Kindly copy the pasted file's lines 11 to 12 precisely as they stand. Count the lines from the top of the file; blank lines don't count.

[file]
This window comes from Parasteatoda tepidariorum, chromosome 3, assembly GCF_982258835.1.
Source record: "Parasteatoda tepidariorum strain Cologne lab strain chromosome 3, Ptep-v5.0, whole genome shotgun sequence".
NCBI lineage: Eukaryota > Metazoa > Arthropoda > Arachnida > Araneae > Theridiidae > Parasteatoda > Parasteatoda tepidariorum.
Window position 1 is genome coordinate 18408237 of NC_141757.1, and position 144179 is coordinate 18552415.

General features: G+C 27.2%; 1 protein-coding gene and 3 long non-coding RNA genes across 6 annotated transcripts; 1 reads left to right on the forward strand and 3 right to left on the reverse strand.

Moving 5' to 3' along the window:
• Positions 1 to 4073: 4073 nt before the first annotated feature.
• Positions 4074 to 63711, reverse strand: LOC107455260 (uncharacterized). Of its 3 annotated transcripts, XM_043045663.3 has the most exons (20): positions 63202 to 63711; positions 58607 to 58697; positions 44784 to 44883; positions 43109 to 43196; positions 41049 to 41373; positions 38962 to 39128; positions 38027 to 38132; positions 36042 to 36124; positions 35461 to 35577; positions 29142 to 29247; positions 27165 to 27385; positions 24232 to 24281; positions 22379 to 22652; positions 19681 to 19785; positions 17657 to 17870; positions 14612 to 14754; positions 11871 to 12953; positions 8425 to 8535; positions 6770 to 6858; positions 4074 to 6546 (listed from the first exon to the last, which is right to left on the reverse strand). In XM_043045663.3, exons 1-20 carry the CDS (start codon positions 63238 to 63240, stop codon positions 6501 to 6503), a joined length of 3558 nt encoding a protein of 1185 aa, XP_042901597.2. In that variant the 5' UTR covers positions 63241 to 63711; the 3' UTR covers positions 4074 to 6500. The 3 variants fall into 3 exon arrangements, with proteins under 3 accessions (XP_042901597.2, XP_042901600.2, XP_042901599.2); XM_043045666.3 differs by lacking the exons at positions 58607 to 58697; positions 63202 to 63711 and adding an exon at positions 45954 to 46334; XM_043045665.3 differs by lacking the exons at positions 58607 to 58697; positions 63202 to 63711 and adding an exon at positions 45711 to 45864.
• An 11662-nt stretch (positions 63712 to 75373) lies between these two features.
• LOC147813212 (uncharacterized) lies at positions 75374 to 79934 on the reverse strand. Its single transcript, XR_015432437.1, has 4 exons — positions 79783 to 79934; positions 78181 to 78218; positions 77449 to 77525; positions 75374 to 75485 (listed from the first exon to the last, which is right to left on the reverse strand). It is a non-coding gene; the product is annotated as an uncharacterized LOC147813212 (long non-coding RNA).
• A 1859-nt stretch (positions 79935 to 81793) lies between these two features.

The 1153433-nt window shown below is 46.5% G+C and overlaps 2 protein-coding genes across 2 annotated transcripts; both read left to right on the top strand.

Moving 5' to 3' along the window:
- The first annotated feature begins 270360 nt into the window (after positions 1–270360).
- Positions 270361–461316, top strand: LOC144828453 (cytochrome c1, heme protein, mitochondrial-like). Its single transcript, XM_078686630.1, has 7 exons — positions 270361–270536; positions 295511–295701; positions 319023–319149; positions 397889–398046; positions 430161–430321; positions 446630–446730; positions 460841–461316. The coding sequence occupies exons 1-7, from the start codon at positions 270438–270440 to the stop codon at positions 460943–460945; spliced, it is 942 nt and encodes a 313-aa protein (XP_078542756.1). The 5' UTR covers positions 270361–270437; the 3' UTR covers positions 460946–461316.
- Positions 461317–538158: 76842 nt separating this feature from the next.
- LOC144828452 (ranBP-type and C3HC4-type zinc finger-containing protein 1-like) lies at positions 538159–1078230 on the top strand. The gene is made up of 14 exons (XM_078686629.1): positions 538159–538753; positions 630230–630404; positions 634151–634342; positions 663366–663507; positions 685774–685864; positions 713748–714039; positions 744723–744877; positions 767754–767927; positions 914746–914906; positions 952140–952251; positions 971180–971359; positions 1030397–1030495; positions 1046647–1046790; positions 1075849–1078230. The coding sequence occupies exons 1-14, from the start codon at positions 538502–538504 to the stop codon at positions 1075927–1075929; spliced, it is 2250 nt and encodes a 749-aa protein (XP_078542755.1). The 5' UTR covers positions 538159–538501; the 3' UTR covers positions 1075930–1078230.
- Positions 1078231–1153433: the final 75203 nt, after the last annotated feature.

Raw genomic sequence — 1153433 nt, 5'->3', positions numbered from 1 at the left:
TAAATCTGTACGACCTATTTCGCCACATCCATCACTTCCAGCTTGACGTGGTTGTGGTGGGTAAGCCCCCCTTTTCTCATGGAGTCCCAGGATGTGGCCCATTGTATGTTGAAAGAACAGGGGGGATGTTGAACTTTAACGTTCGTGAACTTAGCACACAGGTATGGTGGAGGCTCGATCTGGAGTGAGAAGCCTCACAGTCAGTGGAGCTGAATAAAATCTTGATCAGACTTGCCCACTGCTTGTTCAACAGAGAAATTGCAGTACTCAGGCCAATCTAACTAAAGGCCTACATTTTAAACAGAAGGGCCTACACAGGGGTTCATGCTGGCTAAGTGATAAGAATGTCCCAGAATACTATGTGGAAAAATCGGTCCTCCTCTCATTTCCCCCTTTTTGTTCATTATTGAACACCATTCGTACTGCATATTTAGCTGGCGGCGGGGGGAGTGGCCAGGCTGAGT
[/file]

• A 1859-nt stretch (positions 79935 to 81793) lies between these two features.

The 1153433-nt window shown below is 46.5% G+C and overlaps 2 protein-coding genes across 2 annotated transcripts; both read left to right on the top strand.